In addition to general traffic concern, specific comments about the Kea Crossing installations came forward at the Community Open Day in October 2010.

The issue was that the narrowing of the roads actually created a hazard and also was a source of confusion for pedestrians, cyclists and drivers.  Especially for younger members of the community who seemed unsure  whether this was designated crossing or not and therefore acted inconsistently.  Drivers too, are not sure whether to respond to these crossings in a similar way to pedestrian crossings and will also behave inconsistently.

The signage created for use in a urban environment with other visual noise – is also inappropriate for a rural village and is a predominant urban feature in an otherwise rural landscape.  While visual impact is a fundamental purpose of these signs, we consider that a more appropriate method of traffic calming is available in Patumahoe and should have been considered – especially as no other alternative had been offered by ARTA.

Alternative proposal – Patumahoe village

From the first presentation in early 2011 to Auckland Council we have asked for the installation of traffic calming entrances on the four roads leading into Patumahoe – Woodhouse Road, Kingseat Road, Mauku Road and Patumahoe Road.

Given the rural village community, and the reference materials and direction we had received so far, we believed that an appropriate method of traffic calming for Patumahoe would be a combination of:

  • Individually designed welcome signs;
  • Appropriate planting to designate the entry to the village ( and required lower speeds).  This could mean that tree choices are deciduous trees with significant blossoms and leaf changes to create a constantly changing visual reminder.  Flower choices could include spring bulbs as well as flowering perennials and colourful annuals for the same reason.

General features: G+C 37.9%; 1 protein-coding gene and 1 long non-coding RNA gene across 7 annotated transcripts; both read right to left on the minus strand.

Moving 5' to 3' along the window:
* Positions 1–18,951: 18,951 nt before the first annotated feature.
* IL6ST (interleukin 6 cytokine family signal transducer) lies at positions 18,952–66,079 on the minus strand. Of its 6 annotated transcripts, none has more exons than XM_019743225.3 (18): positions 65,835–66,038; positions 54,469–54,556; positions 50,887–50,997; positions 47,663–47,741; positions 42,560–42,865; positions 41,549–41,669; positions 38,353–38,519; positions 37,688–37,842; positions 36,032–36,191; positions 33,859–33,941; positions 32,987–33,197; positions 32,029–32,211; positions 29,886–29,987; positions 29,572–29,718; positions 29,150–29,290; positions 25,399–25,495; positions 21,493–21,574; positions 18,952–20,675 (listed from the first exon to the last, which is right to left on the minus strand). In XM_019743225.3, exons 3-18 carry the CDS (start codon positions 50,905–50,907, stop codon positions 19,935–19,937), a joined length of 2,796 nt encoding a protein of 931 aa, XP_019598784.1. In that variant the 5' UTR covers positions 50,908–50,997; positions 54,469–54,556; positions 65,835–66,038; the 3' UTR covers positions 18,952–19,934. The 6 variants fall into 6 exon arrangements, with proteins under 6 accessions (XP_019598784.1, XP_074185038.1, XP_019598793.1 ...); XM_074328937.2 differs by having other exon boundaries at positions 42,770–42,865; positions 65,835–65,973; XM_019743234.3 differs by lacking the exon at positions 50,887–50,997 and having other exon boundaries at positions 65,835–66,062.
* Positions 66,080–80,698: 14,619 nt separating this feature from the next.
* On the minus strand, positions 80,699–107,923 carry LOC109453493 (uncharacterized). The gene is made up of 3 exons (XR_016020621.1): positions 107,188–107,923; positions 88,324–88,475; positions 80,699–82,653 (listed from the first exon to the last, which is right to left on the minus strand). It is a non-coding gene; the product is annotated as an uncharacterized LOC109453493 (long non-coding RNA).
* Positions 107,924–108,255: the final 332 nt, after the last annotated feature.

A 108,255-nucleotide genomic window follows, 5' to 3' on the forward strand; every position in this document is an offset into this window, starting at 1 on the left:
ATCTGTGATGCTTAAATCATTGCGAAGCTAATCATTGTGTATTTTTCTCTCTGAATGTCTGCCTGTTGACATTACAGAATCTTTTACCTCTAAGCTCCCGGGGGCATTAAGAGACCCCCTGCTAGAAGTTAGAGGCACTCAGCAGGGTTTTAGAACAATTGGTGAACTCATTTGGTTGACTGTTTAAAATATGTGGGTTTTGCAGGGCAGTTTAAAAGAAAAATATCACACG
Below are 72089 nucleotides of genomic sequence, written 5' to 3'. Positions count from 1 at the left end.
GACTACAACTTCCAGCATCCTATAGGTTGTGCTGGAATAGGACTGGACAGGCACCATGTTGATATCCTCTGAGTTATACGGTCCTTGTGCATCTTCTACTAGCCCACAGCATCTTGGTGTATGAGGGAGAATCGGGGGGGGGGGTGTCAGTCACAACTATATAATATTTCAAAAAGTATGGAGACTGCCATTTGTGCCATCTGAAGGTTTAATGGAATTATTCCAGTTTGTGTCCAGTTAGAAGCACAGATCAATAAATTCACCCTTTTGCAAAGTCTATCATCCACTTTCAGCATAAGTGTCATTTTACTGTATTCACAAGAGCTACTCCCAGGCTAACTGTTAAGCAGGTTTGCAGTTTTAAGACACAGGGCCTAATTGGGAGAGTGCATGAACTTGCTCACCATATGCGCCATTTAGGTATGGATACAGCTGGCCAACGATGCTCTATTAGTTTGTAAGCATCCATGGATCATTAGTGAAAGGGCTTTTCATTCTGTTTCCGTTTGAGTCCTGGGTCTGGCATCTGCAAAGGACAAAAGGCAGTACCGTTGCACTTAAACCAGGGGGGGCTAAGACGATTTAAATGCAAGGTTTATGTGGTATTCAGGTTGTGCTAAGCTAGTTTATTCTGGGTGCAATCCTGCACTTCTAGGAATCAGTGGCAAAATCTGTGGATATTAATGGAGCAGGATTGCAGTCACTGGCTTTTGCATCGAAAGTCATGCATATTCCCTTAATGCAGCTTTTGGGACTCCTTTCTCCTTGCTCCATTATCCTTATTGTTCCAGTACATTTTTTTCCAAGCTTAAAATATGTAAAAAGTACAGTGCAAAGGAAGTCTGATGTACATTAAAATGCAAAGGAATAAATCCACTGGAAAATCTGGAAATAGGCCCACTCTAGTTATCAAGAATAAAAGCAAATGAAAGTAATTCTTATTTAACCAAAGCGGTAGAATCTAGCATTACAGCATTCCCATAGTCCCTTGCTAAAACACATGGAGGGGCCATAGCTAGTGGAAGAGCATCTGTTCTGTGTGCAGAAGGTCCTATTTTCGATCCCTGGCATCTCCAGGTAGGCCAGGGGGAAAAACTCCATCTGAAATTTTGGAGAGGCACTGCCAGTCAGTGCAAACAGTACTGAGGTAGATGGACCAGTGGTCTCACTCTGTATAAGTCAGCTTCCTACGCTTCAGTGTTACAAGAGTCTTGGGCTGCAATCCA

• Change in roading surface – approx 6m of cobblestones – to remind drivers that they are entering a residential area.

This solution was favourably reviewed by our Low Impact Design planner from Auckland Council and an Auckland Council spatial planner before being submitted to our Local Board.

Despite these submissions and ongoing contact with our Local Board and Auckland Council, we were not informed of the Legacy project for Kea Crossing in Franklin until we broached the community concern with council following the first installation.

Franklin Local Board 6 March 2012 presentation

This issue was specifically addressed at a Local Board presentation in March this year.  Due to a scheduling error (on my part) and a late start due to malfunctioning AV equipment – we went overtime and were given a further presentation time in May.

However, we did bring up the concerns regarding the traffic narrowing installation in Patumahoe.

The Local Board members received comprehensive notes and a summary from from this presentation and they included the two page document can be viewed and downloaded below:

Traffic Pages From Presentation Local Board 6 March 2012

During the presentation – Local Board members seemed to share our concerns about the issues we raised and we spent some time in discussion with them on this topic.

Following this – we received an email from the Local Board chairman on April 4th:
Andy Baker: “…Would it be possible for somebody to email me the presentation photos regarding the issues with the speed signs and encroachment onto the road that were presented to us. Am in discussions with Auckland Transport and they need convincing there is a problem and want to see the photos…”